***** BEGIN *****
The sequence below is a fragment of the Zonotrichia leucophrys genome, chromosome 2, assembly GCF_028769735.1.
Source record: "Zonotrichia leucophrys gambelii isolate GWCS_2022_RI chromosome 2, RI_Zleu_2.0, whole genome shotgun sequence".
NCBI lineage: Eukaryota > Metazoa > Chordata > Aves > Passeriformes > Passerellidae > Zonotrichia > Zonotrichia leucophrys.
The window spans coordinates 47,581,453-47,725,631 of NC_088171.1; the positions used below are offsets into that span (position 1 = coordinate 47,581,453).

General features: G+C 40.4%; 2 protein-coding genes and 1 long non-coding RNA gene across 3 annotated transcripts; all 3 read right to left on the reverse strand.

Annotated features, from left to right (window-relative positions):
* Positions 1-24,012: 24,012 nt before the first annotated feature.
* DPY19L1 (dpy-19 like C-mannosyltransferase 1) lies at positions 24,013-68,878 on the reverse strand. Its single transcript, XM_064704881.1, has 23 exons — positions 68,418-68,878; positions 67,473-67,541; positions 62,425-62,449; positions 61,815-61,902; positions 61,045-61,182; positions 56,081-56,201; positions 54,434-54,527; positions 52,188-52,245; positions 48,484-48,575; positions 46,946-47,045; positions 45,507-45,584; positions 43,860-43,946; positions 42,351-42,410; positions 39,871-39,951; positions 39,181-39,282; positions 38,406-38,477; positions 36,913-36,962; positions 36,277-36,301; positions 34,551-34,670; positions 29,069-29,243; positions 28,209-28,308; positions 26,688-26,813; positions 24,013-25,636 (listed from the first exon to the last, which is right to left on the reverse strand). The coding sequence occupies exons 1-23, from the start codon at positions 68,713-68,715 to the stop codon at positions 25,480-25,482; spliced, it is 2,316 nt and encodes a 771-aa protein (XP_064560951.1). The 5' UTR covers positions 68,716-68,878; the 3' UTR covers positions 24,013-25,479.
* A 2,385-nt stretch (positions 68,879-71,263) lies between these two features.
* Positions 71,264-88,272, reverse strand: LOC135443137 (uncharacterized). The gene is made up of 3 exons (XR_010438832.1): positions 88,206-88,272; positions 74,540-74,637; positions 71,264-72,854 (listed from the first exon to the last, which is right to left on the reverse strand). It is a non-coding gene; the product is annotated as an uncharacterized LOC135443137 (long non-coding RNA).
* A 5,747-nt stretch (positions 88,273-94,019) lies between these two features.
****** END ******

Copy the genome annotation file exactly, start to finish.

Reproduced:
The sequence below is a fragment of the Zonotrichia leucophrys genome, chromosome 2, assembly GCF_028769735.1.
Source record: "Zonotrichia leucophrys gambelii isolate GWCS_2022_RI chromosome 2, RI_Zleu_2.0, whole genome shotgun sequence".
NCBI lineage: Eukaryota > Metazoa > Chordata > Aves > Passeriformes > Passerellidae > Zonotrichia > Zonotrichia leucophrys.
The window spans coordinates 47,581,453-47,725,631 of NC_088171.1; the positions used below are offsets into that span (position 1 = coordinate 47,581,453).

General features: G+C 40.4%; 2 protein-coding genes and 1 long non-coding RNA gene across 3 annotated transcripts; all 3 read right to left on the reverse strand.

Annotated features, from left to right (window-relative positions):
* Positions 1-24,012: 24,012 nt before the first annotated feature.
* DPY19L1 (dpy-19 like C-mannosyltransferase 1) lies at positions 24,013-68,878 on the reverse strand. Its single transcript, XM_064704881.1, has 23 exons — positions 68,418-68,878; positions 67,473-67,541; positions 62,425-62,449; positions 61,815-61,902; positions 61,045-61,182; positions 56,081-56,201; positions 54,434-54,527; positions 52,188-52,245; positions 48,484-48,575; positions 46,946-47,045; positions 45,507-45,584; positions 43,860-43,946; positions 42,351-42,410; positions 39,871-39,951; positions 39,181-39,282; positions 38,406-38,477; positions 36,913-36,962; positions 36,277-36,301; positions 34,551-34,670; positions 29,069-29,243; positions 28,209-28,308; positions 26,688-26,813; positions 24,013-25,636 (listed from the first exon to the last, which is right to left on the reverse strand). The coding sequence occupies exons 1-23, from the start codon at positions 68,713-68,715 to the stop codon at positions 25,480-25,482; spliced, it is 2,316 nt and encodes a 771-aa protein (XP_064560951.1). The 5' UTR covers positions 68,716-68,878; the 3' UTR covers positions 24,013-25,479.
* A 2,385-nt stretch (positions 68,879-71,263) lies between these two features.
* Positions 71,264-88,272, reverse strand: LOC135443137 (uncharacterized). The gene is made up of 3 exons (XR_010438832.1): positions 88,206-88,272; positions 74,540-74,637; positions 71,264-72,854 (listed from the first exon to the last, which is right to left on the reverse strand). It is a non-coding gene; the product is annotated as an uncharacterized LOC135443137 (long non-coding RNA).
* A 5,747-nt stretch (positions 88,273-94,019) lies between these two features.